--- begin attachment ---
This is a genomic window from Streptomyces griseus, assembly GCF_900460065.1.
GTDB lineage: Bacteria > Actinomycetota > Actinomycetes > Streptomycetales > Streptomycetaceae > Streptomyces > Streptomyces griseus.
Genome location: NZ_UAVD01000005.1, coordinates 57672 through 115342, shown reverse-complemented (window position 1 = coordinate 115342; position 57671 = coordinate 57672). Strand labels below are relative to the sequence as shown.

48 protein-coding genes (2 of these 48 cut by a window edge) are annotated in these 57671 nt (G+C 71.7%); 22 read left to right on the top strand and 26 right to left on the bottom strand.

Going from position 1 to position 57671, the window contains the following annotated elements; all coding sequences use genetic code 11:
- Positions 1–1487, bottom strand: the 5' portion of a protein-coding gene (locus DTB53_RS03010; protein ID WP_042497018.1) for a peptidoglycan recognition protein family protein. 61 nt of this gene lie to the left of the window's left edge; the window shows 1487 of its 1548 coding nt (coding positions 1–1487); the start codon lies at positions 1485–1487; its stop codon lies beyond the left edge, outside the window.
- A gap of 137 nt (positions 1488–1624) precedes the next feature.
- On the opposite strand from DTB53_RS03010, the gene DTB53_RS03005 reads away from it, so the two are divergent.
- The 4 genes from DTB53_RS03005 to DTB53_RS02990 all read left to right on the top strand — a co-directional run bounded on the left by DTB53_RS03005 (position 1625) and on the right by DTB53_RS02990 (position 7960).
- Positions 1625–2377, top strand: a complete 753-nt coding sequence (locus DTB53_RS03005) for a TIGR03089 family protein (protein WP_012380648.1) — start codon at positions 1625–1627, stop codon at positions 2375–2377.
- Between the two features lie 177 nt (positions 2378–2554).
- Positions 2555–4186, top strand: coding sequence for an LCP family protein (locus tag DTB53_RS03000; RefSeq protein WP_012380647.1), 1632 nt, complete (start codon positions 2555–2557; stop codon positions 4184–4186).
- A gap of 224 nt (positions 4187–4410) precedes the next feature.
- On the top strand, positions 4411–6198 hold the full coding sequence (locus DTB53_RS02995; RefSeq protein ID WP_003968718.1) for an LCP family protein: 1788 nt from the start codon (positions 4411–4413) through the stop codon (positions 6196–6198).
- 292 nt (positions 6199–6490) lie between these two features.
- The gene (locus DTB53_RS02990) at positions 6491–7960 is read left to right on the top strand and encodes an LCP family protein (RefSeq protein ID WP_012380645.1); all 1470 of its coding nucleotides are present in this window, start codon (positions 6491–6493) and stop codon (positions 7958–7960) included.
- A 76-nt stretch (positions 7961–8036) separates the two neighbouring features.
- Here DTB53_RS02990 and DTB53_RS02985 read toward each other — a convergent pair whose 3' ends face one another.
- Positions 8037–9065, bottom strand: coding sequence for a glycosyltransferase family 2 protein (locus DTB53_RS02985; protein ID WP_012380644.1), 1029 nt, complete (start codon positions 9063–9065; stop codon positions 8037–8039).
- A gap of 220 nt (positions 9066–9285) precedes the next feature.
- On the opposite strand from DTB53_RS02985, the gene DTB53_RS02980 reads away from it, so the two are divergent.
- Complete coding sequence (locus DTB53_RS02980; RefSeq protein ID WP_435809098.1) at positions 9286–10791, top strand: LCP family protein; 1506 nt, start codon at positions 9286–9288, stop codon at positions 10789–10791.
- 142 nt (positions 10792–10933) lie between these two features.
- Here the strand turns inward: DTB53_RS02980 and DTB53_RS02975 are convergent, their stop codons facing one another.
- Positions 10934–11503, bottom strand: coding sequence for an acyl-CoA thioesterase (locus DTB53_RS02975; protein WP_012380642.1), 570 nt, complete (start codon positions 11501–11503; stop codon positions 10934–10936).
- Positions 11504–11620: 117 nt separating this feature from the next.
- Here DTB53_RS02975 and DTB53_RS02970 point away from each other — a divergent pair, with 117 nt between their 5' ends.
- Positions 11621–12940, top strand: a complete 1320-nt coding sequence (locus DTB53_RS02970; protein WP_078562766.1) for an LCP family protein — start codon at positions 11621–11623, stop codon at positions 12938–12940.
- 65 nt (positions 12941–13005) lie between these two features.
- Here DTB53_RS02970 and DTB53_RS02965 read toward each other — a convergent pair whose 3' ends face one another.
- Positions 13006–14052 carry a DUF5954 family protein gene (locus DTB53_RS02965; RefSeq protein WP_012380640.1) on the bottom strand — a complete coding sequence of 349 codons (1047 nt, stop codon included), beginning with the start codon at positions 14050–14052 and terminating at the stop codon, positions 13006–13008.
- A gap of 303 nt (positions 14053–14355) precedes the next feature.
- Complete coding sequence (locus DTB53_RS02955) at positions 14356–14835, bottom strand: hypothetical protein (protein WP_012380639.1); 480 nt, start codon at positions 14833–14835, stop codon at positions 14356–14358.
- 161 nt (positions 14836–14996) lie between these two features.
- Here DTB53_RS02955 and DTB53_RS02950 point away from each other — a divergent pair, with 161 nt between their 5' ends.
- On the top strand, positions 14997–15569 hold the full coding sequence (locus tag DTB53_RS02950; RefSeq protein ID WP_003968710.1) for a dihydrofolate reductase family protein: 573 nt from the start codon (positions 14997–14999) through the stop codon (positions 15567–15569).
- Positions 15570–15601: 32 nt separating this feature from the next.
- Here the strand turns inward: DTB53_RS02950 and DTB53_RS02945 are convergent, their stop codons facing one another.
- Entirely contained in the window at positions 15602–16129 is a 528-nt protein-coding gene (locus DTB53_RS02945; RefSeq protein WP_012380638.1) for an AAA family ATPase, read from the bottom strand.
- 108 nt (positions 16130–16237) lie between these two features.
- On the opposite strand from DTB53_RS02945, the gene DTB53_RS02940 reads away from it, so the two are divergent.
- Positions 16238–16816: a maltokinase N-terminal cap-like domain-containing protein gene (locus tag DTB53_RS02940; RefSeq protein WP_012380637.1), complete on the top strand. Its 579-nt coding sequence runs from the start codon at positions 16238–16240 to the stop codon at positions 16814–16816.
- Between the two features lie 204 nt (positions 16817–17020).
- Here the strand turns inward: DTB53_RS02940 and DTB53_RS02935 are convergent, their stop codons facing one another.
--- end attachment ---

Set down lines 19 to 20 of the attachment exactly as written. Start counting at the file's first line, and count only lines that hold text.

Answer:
- Positions 8037–9065, bottom strand: coding sequence for a glycosyltransferase family 2 protein (locus DTB53_RS02985; protein ID WP_012380644.1), 1029 nt, complete (start codon positions 9063–9065; stop codon positions 8037–8039).
- A gap of 220 nt (positions 9066–9285) precedes the next feature.